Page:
Insurance Data Diary
No. 1, July 2022
Insurance data and technology commentary and news from Quotech Founder Guillaume Bonnissent.
Starter for 10: Acord for London
On Tuesday the London Market Group, which brings together Lloyd’s, the IUA, and the brokers, launched a consultation on revising the Market Reform Contract, which it hopes will promote a single ACORD data standard.
It goes almost without saying that the adoption of a common data standard is essential to realise the vision of a digital London market, so it’s great that the Powers That Be at Lloyd’s and in the wider London speciality insurance market – embodied in the London Market Group’s ‘Data Council’ – have agreed on something concrete to do with data.
The grandees of the Data Council made their choice swiftly, but if anything I’m surprised that London took so long to decide. Acord was the best option when I was underwriting a decade ago, and it remains the best-bet standard today, at least relative to the alternatives. The OPEN Standard, for example, is focussed almost entirely on consumer lines, and although its simplicity in covered speciality lines, including BI and cyber, make it attractive, they render it entirely impractical at the same time.
Similarly, Polaris standards – widely used applications including especially price comparison websites – are heavily consumer-cover focussed. They extend successfully to SME coverage, with a wide range of standards for common commercial insurances, but when it’s cover for an oil rig, or for complex international casualty exposures, or for any of the myriad other special risks London is so good at insuring, Polaris isn’t in the game.
So when it comes to broadly useful data standards for speciality-market risk data, Acord is the only runner. That’s probably the main reason that the Data Council, once created, chose Acord very quickly (no doubt edged along by Acord MD Chris Newman, who’s a member of the Council). The late-December decision of DXC, which runs the market’s joint settlement bureaux, to adopt Acord for its broking solutions won’t have hurt, either.
As standards for speciality insurance risk data go, Acord is the best out there by far. That’s not to say it’s perfect, but if users from all the market’s niche specialities put in their own two cells worth to make it as useful as possible, and if their input is welcomed and incorporated, it could soon get close.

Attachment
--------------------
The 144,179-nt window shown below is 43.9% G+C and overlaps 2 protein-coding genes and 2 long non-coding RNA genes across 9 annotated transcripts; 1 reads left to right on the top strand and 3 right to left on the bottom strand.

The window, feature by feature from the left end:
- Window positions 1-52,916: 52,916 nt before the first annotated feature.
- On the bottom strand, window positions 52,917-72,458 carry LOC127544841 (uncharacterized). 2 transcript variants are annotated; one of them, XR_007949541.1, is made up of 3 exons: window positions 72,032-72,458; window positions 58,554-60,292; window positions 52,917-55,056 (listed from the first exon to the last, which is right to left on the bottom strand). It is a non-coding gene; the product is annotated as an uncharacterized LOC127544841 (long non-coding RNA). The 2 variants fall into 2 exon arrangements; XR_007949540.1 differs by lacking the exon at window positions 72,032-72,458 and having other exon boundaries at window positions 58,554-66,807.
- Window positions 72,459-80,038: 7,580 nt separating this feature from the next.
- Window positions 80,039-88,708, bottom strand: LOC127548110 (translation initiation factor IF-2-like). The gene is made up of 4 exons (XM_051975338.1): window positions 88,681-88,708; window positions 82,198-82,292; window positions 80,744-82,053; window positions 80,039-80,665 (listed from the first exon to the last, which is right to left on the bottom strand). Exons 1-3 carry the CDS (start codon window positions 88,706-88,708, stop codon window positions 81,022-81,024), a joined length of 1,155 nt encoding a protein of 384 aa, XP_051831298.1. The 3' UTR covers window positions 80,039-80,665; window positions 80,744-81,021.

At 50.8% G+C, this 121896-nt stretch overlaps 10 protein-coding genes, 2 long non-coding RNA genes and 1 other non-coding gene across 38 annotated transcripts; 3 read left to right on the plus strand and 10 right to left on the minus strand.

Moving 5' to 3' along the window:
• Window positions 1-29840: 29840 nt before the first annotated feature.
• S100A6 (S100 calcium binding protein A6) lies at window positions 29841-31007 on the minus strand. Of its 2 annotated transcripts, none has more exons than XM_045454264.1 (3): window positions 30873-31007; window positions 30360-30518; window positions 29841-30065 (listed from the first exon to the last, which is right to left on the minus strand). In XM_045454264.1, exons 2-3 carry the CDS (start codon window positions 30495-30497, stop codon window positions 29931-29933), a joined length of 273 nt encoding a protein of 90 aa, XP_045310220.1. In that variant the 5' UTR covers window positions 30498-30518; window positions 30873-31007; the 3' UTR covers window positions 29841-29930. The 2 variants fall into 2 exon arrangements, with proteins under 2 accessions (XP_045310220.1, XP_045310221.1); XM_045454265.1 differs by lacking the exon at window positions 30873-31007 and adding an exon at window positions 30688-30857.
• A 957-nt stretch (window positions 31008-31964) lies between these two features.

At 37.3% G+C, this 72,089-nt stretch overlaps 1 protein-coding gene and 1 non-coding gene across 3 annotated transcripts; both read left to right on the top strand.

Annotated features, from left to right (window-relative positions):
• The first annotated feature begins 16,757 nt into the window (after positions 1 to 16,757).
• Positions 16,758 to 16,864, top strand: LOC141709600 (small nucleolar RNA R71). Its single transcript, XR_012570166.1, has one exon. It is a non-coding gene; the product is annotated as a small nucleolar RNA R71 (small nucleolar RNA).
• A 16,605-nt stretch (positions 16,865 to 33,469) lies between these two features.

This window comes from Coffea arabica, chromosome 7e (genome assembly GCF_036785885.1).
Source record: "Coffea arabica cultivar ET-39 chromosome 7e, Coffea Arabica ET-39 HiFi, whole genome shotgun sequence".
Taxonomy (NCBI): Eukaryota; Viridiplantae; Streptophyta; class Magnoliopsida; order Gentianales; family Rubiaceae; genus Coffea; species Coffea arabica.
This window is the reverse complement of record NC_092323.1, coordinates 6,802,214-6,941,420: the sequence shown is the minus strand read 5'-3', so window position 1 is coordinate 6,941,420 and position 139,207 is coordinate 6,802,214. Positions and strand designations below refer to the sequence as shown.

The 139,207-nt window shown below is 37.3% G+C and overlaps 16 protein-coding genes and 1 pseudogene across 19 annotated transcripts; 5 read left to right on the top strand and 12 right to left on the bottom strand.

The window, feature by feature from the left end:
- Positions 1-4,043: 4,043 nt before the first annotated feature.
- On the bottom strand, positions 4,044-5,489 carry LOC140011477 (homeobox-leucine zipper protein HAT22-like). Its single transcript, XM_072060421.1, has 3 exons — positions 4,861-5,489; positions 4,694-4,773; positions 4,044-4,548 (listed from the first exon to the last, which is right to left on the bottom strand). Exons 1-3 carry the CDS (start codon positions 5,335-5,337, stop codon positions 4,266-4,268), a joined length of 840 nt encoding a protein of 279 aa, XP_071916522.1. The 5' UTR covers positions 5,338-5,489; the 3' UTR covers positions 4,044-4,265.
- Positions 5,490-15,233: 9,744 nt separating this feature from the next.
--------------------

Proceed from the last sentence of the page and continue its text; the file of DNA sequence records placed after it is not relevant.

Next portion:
Similarly, any and all Quotech installations can or already do work with Acord standards. Since the market has made its wise decision to adopt them wholesale, all our future London installations will be Acord-ready.
Swiss Lab @ Lloyd’s
I am intrigued to read that Swiss Re is to join Lloyd’s Lab, which is typically reserved for enthusiastic revolutionaries with grand ideas about insurance in one hand, and a tin of Mountain Dew in the other. The plan is to collect and assess ESG data on private companies, and compile it for delivery to insurers in an underwriting-friendly way to help them decarbonisation their books. It’s a great idea, although it’s not the only play in the game. Scores of services already offer ESG scores for investors, including some big boys like Dow Jones and S&P, and pop-ups including “Sustainalytics”. I for one don’t particularly believe in reinventing the wheel. Given a data feed from any of these myriad providers, an ESG assessment tool can be built into any Quotech platform.
Elsewhere in the news…
Some data stories that caught my eye:
Placing Platform Ltd’s ‘Next Generation’ update has been published by Bronek Masojada. Watch this space for my thoughts.
Demotech, the US insurer ratings agency declares that things like the regulatory, legislative, and judicial environments must be considered alongside financial data, since they may affect the operating environment of insurers positively or negatively. Good point.